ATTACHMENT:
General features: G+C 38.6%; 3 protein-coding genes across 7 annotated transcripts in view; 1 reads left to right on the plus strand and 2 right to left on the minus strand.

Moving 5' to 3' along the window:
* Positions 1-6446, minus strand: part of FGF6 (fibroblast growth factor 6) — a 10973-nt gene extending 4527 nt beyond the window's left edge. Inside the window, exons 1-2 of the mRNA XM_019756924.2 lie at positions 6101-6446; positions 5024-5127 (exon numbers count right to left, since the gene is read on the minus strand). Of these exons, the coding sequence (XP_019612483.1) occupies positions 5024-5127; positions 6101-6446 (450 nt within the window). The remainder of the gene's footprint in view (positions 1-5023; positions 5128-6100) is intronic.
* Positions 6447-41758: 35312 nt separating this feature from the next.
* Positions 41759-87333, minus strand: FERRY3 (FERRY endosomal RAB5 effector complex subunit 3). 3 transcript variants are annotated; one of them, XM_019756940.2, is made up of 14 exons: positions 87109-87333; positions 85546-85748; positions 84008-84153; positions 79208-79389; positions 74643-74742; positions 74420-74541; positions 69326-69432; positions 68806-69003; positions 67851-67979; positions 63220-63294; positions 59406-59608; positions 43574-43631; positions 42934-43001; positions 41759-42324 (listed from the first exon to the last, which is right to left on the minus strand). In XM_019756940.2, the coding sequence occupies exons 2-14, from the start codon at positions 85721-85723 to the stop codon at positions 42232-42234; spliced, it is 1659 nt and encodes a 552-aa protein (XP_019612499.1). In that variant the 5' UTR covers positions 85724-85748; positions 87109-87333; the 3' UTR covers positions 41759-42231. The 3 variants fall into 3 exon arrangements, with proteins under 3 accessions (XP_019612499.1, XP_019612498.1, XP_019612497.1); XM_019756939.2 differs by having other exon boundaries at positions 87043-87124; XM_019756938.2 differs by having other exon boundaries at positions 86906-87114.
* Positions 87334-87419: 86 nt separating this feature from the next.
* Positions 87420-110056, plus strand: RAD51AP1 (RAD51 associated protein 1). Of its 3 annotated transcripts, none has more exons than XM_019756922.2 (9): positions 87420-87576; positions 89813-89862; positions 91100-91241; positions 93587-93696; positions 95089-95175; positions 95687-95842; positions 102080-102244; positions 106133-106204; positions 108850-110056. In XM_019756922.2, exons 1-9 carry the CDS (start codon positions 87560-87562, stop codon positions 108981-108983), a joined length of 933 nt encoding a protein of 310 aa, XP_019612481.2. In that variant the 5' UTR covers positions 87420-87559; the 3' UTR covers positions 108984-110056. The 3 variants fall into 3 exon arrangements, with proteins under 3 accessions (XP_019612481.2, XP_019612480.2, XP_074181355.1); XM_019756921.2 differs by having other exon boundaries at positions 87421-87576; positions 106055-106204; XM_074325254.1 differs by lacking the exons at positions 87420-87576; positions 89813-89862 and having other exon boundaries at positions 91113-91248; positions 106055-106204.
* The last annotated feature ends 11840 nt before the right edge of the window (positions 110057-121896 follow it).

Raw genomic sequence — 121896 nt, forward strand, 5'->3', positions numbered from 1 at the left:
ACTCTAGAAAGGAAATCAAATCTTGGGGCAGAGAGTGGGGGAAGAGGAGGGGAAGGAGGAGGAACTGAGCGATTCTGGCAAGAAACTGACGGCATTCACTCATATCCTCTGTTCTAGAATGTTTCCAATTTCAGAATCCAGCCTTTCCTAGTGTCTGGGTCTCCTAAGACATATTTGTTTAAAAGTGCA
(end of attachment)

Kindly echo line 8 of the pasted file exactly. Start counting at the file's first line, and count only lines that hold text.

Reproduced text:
* The last annotated feature ends 11840 nt before the right edge of the window (positions 110057-121896 follow it).